Does it deserve the criticism? A look back at Doctor Who’s Sleep No More
For a television series so reliant upon change for its longevity, the response to many significant innovations in the making of Doctor Who has been surprisingly negative. In 2015, one episode turned the usual format on its head with an experimental pastiche of found-footage drama, but has since attracted substantial criticism.
Sleep No More, written by Mark Gatiss, ranks lowest of the Twelfth Doctor’s era with an IMDb score of 5.8, but as we’ll see this response underestimates the quality of the episode’s core conceit and the production team’s initiative in tackling a radically different approach to an episode of Doctor Who.
Let’s start with the central concept at play in this episode: sleep. How disturbing is the idea that something as benign and pedestrian as sleep could be turned against you, and that the ‘sleep’ in your eye – or, to use the medical terminology, rheum – could then evolve into a monster that proceeds to stalk you down a shadowy corridor? Truly chilling.
Speaking of chills, one of the most impressive elements of this episode is its atmosphere. The action occurs on a space station adrift in the middle of pitch-dark space, where the corridors echo with ghastly howls; these are the tools of horror that, when effectively realised as they are here, are disquieting and gripping. The CG realisation of the planet Neptune and surrounding space as seen through station windows is gorgeous, and really helps sell the existential dread of the setting and the atmosphere of the entire episode.
The gamble taken the by production team to shoot in the found footage style is commendable. The end product is certainly innovative and unconventional, and the effectiveness of the conceit depends on the viewer’s fondness for found footage science fiction. The lack of traditional opening titles and theme tune, admittedly, is strange, and will no doubt lead many viewers to watch, half-distracted, in anticipation for them to arrive, before eventually realising they won’t.
The execution of the Sandmen, although fantastic in principle, varies in quality. When glimpsed at the end of a corridor, the creatures prove chillingly effective in producing a fright; up close, they are less effective. Still, director Justin Molotnikov uses the found footage format to his advantage by resisting the temptation to focus on the Sandmen for too long, which helps suspend the audience’s disbelief.
When it comes to the performances, Peter Capaldi does a fantastic job as usual. His interpretation of the Doctor as a brooding and enigmatic figure prone to sudden flashes of fierce empathy, is developed consistently across the course of series eight and nine and is on full show here. Clara, in her penultimate appearance pre-death, exhibits more of the risk-taking, Doctor-like qualities that precipitate her demise in Face the Raven.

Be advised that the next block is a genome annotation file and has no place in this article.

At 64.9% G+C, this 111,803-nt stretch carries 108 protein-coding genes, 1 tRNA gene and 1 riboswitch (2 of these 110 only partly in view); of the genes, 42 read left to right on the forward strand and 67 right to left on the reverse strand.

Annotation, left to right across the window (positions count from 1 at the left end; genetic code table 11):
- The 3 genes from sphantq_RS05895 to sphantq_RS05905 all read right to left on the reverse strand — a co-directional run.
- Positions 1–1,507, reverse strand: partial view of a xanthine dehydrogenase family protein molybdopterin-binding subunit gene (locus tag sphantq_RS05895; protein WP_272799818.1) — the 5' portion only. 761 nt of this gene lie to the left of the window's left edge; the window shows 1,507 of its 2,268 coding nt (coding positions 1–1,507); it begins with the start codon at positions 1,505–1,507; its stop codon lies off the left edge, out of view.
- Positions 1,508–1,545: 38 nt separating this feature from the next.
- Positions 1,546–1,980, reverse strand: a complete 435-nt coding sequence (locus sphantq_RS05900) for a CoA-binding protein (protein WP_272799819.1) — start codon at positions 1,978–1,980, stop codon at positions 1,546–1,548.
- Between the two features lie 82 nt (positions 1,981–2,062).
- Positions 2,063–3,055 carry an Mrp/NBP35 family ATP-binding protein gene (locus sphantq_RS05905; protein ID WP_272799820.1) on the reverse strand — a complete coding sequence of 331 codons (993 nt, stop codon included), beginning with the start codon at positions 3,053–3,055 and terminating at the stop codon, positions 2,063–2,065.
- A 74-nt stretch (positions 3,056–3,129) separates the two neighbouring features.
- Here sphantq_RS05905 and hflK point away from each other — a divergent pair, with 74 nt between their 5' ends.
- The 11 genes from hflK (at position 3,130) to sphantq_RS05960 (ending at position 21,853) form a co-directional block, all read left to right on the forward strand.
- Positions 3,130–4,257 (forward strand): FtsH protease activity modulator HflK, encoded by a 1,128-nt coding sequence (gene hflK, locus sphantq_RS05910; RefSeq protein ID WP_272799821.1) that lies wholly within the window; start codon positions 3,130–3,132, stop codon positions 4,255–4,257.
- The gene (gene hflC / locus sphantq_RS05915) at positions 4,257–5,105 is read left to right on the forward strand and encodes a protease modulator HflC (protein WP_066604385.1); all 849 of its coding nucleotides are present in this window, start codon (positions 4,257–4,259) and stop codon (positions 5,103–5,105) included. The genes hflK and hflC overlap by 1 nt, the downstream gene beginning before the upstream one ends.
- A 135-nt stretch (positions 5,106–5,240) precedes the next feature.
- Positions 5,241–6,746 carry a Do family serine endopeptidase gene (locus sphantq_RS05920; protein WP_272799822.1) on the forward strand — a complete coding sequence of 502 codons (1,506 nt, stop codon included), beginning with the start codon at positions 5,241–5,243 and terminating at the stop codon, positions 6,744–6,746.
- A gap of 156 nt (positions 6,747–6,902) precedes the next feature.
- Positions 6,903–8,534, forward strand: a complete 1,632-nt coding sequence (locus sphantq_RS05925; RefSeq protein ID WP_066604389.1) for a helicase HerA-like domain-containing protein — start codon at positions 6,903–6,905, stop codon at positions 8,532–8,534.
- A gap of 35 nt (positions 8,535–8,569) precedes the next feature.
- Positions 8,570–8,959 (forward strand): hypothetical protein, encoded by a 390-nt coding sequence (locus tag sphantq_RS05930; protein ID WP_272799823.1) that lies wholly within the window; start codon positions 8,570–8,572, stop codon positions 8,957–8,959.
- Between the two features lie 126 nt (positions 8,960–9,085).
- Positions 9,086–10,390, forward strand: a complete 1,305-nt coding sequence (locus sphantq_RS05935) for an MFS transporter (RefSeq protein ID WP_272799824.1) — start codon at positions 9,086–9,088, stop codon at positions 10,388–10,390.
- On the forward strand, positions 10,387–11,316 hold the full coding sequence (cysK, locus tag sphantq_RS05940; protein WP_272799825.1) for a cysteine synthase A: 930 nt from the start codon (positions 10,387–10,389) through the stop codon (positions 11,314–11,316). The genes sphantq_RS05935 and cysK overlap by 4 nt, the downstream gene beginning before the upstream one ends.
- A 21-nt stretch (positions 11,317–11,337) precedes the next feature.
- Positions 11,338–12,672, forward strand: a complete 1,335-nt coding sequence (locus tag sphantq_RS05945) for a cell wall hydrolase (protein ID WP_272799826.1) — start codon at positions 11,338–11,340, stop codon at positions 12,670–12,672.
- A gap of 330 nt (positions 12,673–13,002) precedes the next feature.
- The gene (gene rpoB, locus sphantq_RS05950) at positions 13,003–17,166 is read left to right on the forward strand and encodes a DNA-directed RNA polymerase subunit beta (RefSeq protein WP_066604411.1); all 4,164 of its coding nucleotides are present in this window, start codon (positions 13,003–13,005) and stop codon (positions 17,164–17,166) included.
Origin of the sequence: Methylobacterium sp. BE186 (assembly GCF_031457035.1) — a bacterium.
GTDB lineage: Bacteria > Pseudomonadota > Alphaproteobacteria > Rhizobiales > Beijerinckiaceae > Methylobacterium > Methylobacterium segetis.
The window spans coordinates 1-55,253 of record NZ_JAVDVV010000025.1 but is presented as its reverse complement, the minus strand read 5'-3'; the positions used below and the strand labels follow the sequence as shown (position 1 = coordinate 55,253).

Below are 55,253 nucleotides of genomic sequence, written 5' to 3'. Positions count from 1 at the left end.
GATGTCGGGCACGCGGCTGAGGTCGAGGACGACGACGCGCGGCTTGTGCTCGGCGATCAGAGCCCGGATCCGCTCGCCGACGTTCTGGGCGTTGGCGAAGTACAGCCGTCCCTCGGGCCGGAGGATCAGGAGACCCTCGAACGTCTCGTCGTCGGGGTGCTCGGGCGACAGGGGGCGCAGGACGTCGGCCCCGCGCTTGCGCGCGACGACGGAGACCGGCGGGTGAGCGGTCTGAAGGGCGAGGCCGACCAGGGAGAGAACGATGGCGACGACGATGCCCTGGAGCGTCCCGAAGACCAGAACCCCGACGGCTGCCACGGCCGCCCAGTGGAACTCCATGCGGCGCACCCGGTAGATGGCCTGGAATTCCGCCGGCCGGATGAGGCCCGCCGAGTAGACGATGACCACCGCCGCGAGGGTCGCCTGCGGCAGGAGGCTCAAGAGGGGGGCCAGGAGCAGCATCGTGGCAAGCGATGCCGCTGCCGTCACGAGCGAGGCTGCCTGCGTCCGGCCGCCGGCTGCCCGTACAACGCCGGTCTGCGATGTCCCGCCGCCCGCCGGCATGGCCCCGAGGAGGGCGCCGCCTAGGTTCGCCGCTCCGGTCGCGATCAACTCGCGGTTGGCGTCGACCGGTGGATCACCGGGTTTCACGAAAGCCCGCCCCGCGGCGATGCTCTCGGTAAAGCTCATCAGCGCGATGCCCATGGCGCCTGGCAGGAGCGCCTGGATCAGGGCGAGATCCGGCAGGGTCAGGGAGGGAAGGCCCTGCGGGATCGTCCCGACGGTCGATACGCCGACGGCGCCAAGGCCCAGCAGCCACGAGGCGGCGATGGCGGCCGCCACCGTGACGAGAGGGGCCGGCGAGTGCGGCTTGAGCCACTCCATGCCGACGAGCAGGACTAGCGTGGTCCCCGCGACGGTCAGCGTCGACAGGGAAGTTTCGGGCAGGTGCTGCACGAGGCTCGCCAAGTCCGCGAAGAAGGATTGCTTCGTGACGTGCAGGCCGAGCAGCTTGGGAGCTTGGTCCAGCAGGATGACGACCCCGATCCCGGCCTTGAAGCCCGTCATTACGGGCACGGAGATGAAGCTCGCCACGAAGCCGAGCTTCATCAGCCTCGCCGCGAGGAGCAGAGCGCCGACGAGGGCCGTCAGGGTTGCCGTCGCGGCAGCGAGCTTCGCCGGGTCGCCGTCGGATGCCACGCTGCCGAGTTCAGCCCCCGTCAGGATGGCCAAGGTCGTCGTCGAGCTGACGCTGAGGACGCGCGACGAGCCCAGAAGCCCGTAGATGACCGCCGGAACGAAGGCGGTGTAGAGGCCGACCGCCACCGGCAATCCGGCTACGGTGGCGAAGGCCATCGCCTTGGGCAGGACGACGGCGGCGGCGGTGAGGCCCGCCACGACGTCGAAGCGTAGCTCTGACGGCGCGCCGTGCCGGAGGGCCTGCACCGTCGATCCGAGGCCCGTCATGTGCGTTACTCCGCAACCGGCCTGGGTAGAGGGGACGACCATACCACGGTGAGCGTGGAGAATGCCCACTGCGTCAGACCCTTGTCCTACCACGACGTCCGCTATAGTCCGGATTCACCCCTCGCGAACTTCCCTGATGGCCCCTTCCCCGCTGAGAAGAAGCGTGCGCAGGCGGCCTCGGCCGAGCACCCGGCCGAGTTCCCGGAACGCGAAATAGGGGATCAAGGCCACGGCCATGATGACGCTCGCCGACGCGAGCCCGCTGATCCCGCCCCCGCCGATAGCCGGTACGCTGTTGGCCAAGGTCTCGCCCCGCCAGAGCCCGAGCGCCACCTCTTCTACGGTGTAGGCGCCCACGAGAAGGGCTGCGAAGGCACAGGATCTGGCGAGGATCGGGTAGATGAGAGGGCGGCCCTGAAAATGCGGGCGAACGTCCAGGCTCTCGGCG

The main guest star Reece Shearsmith is another highlight, and the end twist involving his character Rassmussen comes as a shock. There are some entertaining metafictional elements, with the notion of the whole episode existing within the story world as a recording, described by Rassmussen as "compulsive viewing" with “death-defying scrapes” and a big climax – and these are, in reality, all typical elements of any good Doctor Who episode.
The other supporting characters do not necessarily create the same lasting impression, although the casting is admirably diverse. But the episode is notable for the first appearance of an openly transgender actor in the show, Bethany Black.
The sprinkling of references to Doctor Who lore (such as the Doctor’s history with the Silurians) and relevant mythological and literary allusions (Morpheus as the god of dreams; the title referencing Shakespeare’s Macbeth) enriches the tale. The Morpheus jingle, too, is actually a real song – “Mr Sandman” by The Cordettes – and, frankly, achieves its purpose of getting stuck in your head for a long time afterwards.
It would be good at some point to see the reported sequel to the episode, as planned by Mark Gatiss, be put into production – perhaps as a Big Finish audio drama – and witness Sandman-Rassmussen’s further machinations. As it is, Sleep No More does a marvellous job at creating an atmospheric, chilling and ideas-rich piece of experimental television that gets far less credit than it deserves.